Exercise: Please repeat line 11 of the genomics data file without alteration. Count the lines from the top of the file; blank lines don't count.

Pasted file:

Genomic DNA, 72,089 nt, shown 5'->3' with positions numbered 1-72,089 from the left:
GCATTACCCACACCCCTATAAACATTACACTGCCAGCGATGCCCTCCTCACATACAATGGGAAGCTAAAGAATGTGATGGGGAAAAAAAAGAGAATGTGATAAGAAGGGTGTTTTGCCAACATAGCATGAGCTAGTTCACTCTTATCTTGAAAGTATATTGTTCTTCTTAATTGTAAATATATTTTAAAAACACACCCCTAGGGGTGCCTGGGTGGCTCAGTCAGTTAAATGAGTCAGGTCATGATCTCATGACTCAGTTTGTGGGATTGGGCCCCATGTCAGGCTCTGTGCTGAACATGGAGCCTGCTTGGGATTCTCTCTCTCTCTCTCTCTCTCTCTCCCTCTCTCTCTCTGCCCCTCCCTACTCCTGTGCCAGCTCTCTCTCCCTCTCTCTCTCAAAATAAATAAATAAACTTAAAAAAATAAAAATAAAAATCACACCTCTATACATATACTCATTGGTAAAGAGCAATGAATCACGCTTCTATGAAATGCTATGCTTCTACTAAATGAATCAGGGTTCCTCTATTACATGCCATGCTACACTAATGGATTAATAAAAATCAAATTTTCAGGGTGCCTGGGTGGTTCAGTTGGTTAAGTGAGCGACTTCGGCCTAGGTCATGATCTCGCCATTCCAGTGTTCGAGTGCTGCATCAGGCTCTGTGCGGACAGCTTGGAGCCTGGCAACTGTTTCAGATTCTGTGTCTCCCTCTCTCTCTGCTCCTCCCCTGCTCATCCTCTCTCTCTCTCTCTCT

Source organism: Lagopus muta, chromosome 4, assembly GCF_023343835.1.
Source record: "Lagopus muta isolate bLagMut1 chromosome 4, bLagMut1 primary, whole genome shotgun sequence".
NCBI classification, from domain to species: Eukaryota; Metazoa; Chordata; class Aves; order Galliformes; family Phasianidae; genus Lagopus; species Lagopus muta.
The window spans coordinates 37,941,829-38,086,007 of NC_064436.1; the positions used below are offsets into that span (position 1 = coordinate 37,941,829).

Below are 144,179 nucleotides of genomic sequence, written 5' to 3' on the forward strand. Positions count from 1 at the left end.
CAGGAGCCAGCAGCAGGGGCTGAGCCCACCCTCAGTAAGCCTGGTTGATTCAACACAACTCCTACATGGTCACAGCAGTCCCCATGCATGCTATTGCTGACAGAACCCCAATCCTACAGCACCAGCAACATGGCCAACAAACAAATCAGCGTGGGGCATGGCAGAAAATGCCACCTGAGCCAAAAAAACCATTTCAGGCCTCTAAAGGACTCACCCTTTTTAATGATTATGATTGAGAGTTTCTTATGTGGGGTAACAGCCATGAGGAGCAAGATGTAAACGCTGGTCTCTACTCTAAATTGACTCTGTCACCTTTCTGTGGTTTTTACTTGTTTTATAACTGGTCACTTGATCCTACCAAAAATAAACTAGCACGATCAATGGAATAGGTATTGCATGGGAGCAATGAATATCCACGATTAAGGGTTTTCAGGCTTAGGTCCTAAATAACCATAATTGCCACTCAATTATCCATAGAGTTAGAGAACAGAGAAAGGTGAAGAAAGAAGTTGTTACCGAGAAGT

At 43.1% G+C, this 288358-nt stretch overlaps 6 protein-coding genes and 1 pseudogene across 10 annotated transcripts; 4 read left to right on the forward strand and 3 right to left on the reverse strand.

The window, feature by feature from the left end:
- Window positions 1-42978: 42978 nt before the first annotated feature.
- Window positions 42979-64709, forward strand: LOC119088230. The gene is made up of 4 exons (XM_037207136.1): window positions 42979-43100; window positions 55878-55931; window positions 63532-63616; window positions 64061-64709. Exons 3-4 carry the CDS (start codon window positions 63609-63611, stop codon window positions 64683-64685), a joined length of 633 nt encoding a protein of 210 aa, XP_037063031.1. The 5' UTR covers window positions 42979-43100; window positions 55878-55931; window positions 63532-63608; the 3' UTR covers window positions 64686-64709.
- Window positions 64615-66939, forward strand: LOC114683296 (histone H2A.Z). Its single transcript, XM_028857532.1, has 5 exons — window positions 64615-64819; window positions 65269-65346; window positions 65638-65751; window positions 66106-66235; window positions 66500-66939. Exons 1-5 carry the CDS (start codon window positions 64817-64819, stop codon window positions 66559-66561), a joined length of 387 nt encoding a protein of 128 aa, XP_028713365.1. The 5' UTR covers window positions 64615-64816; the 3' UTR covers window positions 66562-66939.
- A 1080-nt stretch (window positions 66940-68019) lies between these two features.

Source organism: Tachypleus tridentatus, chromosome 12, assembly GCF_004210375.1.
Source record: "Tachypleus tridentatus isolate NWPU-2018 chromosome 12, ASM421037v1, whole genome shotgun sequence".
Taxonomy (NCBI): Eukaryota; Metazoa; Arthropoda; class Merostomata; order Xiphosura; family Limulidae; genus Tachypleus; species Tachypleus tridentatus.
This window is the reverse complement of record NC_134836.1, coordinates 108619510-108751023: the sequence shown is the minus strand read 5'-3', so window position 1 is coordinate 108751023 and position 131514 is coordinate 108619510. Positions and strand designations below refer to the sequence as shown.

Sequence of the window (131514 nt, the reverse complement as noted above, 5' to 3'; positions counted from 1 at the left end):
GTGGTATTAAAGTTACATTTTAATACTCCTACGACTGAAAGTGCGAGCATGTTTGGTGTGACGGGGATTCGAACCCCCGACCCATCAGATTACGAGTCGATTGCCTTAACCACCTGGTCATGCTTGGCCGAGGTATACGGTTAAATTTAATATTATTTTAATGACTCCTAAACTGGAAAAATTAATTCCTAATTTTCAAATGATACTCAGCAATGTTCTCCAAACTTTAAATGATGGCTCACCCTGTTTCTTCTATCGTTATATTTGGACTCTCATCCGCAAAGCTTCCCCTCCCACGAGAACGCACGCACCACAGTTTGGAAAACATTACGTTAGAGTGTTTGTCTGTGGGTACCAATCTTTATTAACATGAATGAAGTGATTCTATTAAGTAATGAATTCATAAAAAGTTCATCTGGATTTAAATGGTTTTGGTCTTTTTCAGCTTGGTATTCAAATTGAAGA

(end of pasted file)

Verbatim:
- Window positions 1-42978: 42978 nt before the first annotated feature.